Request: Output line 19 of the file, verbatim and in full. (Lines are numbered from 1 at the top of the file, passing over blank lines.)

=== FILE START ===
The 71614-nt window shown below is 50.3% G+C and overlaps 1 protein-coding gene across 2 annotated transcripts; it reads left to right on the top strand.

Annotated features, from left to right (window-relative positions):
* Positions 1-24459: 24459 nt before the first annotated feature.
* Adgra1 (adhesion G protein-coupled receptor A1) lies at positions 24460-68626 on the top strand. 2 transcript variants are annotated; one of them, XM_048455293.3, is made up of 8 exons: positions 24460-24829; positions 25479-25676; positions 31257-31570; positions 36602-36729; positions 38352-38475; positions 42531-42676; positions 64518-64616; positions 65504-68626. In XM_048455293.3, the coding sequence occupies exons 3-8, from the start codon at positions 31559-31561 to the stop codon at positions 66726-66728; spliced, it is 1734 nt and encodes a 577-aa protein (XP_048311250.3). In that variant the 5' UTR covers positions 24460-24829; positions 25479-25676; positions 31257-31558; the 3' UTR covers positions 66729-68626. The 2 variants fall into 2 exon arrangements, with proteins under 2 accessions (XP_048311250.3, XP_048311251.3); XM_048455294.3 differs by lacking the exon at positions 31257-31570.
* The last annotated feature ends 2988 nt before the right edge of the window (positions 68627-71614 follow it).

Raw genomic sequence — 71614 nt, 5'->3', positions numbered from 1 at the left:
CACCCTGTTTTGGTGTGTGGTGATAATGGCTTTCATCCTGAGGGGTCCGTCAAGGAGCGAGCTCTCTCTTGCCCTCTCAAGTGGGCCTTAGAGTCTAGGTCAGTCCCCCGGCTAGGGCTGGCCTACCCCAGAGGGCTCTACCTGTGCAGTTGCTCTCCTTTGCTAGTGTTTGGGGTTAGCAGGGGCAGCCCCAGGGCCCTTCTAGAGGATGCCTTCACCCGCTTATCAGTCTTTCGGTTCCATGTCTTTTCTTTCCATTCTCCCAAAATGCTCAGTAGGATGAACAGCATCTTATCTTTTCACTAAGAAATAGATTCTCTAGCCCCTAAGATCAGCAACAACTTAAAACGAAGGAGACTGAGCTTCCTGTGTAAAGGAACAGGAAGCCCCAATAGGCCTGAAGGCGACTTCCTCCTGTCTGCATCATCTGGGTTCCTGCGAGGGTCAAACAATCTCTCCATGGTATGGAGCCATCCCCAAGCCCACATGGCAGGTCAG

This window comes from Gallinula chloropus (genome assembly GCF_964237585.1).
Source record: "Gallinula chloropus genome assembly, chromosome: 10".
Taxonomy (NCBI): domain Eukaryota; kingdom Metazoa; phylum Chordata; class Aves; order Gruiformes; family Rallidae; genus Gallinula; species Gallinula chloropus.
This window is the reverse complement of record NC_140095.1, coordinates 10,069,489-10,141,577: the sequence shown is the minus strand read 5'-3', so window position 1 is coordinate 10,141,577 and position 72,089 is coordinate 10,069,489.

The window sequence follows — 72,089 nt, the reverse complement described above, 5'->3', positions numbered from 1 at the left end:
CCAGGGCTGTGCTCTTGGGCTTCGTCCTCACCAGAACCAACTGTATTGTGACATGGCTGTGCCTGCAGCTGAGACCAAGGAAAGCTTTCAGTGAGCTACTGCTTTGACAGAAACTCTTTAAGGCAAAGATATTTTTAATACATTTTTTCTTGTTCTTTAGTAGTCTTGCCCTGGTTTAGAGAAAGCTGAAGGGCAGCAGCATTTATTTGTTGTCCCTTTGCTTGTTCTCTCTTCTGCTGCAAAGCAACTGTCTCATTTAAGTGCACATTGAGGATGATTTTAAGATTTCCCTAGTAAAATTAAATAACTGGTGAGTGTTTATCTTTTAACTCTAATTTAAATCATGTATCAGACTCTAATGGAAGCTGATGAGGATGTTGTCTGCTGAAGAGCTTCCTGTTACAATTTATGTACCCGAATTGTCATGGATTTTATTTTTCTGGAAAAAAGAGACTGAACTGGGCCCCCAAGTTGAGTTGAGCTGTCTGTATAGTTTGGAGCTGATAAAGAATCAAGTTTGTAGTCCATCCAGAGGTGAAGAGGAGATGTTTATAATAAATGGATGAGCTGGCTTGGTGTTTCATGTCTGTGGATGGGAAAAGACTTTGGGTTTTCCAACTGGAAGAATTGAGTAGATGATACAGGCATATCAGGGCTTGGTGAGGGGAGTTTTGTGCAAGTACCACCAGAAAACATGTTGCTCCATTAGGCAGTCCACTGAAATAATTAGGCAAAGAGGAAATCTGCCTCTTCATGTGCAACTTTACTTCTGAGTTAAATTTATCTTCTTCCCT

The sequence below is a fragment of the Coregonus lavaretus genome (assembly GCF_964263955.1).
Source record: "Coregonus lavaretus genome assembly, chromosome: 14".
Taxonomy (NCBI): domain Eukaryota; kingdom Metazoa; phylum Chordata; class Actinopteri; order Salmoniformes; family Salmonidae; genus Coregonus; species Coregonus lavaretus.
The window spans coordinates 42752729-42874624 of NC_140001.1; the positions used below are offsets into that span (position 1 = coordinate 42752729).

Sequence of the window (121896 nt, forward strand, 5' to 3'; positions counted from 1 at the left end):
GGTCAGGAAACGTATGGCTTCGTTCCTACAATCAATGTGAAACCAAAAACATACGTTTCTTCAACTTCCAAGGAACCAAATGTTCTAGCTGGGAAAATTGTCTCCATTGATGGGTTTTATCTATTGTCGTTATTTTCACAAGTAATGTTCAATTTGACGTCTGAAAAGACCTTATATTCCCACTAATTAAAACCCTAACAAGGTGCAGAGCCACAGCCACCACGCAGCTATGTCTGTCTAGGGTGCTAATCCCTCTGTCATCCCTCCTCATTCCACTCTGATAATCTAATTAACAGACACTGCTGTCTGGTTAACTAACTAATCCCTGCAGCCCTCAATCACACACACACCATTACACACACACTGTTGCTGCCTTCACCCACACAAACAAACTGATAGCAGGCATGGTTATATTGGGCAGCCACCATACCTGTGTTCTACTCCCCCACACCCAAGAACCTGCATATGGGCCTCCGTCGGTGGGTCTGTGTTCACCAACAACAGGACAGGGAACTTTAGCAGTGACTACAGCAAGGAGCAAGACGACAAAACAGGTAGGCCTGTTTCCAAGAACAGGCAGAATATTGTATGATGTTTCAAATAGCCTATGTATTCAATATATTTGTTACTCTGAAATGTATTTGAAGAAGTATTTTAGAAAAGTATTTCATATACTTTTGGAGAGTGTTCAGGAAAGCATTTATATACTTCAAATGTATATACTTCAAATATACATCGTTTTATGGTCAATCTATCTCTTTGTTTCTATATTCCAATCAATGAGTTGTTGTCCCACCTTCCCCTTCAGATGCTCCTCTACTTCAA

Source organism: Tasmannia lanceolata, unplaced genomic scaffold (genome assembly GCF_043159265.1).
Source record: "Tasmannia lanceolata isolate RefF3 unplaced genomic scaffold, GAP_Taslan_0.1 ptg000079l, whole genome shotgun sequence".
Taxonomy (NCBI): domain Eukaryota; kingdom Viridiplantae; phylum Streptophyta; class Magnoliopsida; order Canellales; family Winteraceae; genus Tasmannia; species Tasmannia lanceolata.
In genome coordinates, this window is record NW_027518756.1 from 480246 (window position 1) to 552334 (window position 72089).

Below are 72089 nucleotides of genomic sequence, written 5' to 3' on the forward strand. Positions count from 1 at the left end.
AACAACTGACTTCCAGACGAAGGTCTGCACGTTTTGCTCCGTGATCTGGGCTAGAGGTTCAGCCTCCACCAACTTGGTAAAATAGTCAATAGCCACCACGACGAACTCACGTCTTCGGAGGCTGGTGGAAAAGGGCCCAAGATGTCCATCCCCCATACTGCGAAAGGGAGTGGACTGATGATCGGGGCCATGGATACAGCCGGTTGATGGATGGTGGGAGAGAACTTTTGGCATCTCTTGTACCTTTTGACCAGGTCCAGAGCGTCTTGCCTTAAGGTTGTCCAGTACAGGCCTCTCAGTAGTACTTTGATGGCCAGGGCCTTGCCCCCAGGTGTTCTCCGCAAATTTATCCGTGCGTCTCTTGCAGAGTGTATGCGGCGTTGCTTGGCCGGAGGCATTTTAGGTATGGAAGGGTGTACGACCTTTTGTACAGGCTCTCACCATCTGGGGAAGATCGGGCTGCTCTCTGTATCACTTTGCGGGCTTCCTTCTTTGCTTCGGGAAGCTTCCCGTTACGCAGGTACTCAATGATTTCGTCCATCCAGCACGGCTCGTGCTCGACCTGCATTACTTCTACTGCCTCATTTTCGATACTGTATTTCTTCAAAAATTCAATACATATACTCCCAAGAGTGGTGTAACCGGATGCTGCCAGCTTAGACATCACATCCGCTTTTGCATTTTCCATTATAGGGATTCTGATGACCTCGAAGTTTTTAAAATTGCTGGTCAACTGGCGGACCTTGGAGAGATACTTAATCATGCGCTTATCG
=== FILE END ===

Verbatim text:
GGTCAGGAAACGTATGGCTTCGTTCCTACAATCAATGTGAAACCAAAAACATACGTTTCTTCAACTTCCAAGGAACCAAATGTTCTAGCTGGGAAAATTGTCTCCATTGATGGGTTTTATCTATTGTCGTTATTTTCACAAGTAATGTTCAATTTGACGTCTGAAAAGACCTTATATTCCCACTAATTAAAACCCTAACAAGGTGCAGAGCCACAGCCACCACGCAGCTATGTCTGTCTAGGGTGCTAATCCCTCTGTCATCCCTCCTCATTCCACTCTGATAATCTAATTAACAGACACTGCTGTCTGGTTAACTAACTAATCCCTGCAGCCCTCAATCACACACACACCATTACACACACACTGTTGCTGCCTTCACCCACACAAACAAACTGATAGCAGGCATGGTTATATTGGGCAGCCACCATACCTGTGTTCTACTCCCCCACACCCAAGAACCTGCATATGGGCCTCCGTCGGTGGGTCTGTGTTCACCAACAACAGGACAGGGAACTTTAGCAGTGACTACAGCAAGGAGCAAGACGACAAAACAGGTAGGCCTGTTTCCAAGAACAGGCAGAATATTGTATGATGTTTCAAATAGCCTATGTATTCAATATATTTGTTACTCTGAAATGTATTTGAAGAAGTATTTTAGAAAAGTATTTCATATACTTTTGGAGAGTGTTCAGGAAAGCATTTATATACTTCAAATGTATATACTTCAAATATACATCGTTTTATGGTCAATCTATCTCTTTGTTTCTATATTCCAATCAATGAGTTGTTGTCCCACCTTCCCCTTCAGATGCTCCTCTACTTCAA